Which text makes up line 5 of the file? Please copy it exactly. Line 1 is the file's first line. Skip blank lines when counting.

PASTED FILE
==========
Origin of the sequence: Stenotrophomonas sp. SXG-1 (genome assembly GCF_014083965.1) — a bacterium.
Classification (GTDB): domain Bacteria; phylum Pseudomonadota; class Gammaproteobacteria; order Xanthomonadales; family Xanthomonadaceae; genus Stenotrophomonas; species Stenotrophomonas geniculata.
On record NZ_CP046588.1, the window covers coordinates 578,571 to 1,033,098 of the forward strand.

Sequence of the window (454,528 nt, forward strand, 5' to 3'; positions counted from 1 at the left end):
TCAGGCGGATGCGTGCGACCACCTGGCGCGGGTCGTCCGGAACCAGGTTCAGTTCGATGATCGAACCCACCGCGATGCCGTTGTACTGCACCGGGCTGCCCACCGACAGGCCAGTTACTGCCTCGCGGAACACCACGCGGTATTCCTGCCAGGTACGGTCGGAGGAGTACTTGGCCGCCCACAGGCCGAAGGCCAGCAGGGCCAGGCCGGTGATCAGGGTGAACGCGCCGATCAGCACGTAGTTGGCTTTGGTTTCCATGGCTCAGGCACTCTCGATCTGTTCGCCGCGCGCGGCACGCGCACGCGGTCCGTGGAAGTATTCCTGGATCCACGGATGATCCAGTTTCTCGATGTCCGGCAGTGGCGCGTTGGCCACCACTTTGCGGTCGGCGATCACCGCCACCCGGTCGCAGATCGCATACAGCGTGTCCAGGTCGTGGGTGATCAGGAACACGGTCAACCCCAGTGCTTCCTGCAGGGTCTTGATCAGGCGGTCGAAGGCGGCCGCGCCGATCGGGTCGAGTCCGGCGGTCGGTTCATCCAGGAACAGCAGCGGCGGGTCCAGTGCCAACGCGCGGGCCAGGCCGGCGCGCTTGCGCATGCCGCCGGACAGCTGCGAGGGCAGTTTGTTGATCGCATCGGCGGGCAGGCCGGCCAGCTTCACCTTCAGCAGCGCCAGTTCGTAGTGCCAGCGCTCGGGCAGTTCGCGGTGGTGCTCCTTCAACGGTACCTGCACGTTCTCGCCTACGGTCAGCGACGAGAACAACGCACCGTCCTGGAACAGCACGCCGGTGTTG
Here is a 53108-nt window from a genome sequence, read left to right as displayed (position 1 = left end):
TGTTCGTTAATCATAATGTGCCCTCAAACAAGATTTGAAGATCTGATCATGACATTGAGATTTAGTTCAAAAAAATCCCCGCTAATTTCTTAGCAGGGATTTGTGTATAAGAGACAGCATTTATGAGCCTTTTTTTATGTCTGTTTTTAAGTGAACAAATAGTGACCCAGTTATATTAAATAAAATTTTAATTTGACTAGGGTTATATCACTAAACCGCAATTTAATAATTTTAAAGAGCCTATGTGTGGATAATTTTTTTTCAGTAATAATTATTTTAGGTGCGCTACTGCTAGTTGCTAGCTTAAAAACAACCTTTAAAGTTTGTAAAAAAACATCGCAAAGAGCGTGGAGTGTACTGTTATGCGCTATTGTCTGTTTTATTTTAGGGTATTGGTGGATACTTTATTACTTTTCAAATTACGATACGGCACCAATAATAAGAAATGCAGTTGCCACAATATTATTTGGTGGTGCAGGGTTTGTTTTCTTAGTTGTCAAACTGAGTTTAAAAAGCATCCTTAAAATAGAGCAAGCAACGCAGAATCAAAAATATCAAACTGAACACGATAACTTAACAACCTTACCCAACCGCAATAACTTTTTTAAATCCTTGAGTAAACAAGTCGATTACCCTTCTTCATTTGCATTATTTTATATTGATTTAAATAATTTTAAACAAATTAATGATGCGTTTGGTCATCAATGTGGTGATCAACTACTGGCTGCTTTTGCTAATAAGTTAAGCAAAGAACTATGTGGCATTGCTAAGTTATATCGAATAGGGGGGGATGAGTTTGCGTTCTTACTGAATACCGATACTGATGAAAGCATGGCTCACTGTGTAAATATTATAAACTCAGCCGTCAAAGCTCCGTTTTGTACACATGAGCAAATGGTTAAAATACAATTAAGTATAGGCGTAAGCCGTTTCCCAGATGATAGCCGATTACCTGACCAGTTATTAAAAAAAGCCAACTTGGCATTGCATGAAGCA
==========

TCAGGCGGATGCGTGCGACCACCTGGCGCGGGTCGTCCGGAACCAGGTTCAGTTCGATGATCGAACCCACCGCGATGCCGTTGTACTGCACCGGGCTGCCCACCGACAGGCCAGTTACTGCCTCGCGGAACACCACGCGGTATTCCTGCCAGGTACGGTCGGAGGAGTACTTGGCCGCCCACAGGCCGAAGGCCAGCAGGGCCAGGCCGGTGATCAGGGTGAACGCGCCGATCAGCACGTAGTTGGCTTTGGTTTCCATGGCTCAGGCACTCTCGATCTGTTCGCCGCGCGCGGCACGCGCACGCGGTCCGTGGAAGTATTCCTGGATCCACGGATGATCCAGTTTCTCGATGTCCGGCAGTGGCGCGTTGGCCACCACTTTGCGGTCGGCGATCACCGCCACCCGGTCGCAGATCGCATACAGCGTGTCCAGGTCGTGGGTGATCAGGAACACGGTCAACCCCAGTGCTTCCTGCAGGGTCTTGATCAGGCGGTCGAAGGCGGCCGCGCCGATCGGGTCGAGTCCGGCGGTCGGTTCATCCAGGAACAGCAGCGGCGGGTCCAGTGCCAACGCGCGGGCCAGGCCGGCGCGCTTGCGCATGCCGCCGGACAGCTGCGAGGGCAGTTTGTTGATCGCATCGGCGGGCAGGCCGGCCAGCTTCACCTTCAGCAGCGCCAGTTCGTAGTGCCAGCGCTCGGGCAGTTCGCGGTGGTGCTCCTTCAACGGTACCTGCACGTTCTCGCCTACGGTCAGCGACGAGAACAACGCACCGTCCTGGAACAGCACGCCGGTGTTG